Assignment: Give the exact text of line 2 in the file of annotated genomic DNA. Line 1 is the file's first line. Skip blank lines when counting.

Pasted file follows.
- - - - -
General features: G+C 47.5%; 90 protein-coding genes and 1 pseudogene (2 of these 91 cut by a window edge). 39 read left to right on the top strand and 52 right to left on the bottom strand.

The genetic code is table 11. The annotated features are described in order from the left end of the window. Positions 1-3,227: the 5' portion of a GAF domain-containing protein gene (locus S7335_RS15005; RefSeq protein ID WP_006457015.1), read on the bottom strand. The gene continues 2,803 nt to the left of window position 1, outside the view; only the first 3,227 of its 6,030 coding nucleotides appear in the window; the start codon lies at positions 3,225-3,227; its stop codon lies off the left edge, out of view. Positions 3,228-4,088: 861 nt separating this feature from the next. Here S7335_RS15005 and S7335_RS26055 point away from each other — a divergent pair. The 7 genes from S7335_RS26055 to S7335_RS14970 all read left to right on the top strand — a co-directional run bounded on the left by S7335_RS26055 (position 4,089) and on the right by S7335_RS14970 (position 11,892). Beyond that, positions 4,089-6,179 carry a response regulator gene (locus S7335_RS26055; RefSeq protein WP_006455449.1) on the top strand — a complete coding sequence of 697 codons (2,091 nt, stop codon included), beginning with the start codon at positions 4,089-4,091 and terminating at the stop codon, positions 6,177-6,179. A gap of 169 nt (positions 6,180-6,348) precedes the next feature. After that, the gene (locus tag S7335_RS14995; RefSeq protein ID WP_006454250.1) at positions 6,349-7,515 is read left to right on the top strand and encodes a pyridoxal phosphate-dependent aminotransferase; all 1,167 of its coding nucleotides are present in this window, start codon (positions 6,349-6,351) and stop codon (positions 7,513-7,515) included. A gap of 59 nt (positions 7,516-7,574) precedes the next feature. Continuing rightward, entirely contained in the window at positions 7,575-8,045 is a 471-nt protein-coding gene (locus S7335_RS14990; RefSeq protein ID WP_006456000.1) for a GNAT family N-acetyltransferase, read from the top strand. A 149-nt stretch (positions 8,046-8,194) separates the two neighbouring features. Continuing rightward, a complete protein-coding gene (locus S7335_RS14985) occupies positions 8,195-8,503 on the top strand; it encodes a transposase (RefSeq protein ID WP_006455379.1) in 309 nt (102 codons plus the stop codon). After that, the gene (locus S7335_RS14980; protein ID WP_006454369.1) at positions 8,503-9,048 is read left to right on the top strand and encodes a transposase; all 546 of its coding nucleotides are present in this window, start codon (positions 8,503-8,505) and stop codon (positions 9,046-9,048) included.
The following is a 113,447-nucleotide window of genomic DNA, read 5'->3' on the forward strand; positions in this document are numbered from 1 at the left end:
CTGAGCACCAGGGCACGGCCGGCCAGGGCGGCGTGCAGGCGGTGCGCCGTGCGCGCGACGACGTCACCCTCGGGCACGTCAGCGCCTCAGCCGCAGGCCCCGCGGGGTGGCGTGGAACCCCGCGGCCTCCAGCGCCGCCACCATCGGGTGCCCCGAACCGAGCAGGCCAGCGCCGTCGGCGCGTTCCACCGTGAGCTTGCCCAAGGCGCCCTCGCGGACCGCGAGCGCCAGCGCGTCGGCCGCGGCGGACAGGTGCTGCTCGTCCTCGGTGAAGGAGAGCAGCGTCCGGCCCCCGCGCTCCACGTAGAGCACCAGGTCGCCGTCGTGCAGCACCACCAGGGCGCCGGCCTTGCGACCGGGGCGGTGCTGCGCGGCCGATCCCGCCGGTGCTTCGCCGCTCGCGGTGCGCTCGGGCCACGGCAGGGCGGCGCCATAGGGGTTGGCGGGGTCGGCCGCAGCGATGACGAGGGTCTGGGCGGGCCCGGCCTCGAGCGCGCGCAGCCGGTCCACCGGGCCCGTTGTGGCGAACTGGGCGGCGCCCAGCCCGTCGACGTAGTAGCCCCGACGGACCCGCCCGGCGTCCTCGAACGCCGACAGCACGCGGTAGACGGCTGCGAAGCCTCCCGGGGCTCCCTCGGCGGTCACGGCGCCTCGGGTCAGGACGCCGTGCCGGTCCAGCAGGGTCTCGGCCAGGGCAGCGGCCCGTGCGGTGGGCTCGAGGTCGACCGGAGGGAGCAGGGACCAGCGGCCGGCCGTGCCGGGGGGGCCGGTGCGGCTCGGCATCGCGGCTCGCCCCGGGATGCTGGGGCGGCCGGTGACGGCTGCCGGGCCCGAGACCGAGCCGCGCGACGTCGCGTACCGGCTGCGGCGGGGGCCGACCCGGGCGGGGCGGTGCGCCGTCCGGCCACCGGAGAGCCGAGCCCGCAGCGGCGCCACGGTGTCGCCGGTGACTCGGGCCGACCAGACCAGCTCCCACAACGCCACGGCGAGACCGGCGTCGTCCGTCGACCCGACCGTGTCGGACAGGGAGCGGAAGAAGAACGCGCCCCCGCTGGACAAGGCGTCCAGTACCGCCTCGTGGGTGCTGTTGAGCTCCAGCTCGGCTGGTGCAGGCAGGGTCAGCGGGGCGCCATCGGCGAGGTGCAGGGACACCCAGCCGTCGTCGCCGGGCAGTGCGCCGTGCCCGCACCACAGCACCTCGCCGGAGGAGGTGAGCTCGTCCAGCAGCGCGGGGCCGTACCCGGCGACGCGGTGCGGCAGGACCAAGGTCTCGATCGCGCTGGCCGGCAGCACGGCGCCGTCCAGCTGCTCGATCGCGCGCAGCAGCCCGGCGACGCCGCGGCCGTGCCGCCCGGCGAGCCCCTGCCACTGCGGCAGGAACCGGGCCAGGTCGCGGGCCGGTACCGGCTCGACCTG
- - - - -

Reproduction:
The genetic code is table 11. The annotated features are described in order from the left end of the window. Positions 1-3,227: the 5' portion of a GAF domain-containing protein gene (locus S7335_RS15005; RefSeq protein ID WP_006457015.1), read on the bottom strand. The gene continues 2,803 nt to the left of window position 1, outside the view; only the first 3,227 of its 6,030 coding nucleotides appear in the window; the start codon lies at positions 3,225-3,227; its stop codon lies off the left edge, out of view. Positions 3,228-4,088: 861 nt separating this feature from the next. Here S7335_RS15005 and S7335_RS26055 point away from each other — a divergent pair. The 7 genes from S7335_RS26055 to S7335_RS14970 all read left to right on the top strand — a co-directional run bounded on the left by S7335_RS26055 (position 4,089) and on the right by S7335_RS14970 (position 11,892). Beyond that, positions 4,089-6,179 carry a response regulator gene (locus S7335_RS26055; RefSeq protein WP_006455449.1) on the top strand — a complete coding sequence of 697 codons (2,091 nt, stop codon included), beginning with the start codon at positions 4,089-4,091 and terminating at the stop codon, positions 6,177-6,179. A gap of 169 nt (positions 6,180-6,348) precedes the next feature. After that, the gene (locus tag S7335_RS14995; RefSeq protein ID WP_006454250.1) at positions 6,349-7,515 is read left to right on the top strand and encodes a pyridoxal phosphate-dependent aminotransferase; all 1,167 of its coding nucleotides are present in this window, start codon (positions 6,349-6,351) and stop codon (positions 7,513-7,515) included. A gap of 59 nt (positions 7,516-7,574) precedes the next feature. Continuing rightward, entirely contained in the window at positions 7,575-8,045 is a 471-nt protein-coding gene (locus S7335_RS14990; RefSeq protein ID WP_006456000.1) for a GNAT family N-acetyltransferase, read from the top strand. A 149-nt stretch (positions 8,046-8,194) separates the two neighbouring features. Continuing rightward, a complete protein-coding gene (locus S7335_RS14985) occupies positions 8,195-8,503 on the top strand; it encodes a transposase (RefSeq protein ID WP_006455379.1) in 309 nt (102 codons plus the stop codon). After that, the gene (locus S7335_RS14980; protein ID WP_006454369.1) at positions 8,503-9,048 is read left to right on the top strand and encodes a transposase; all 546 of its coding nucleotides are present in this window, start codon (positions 8,503-8,505) and stop codon (positions 9,046-9,048) included.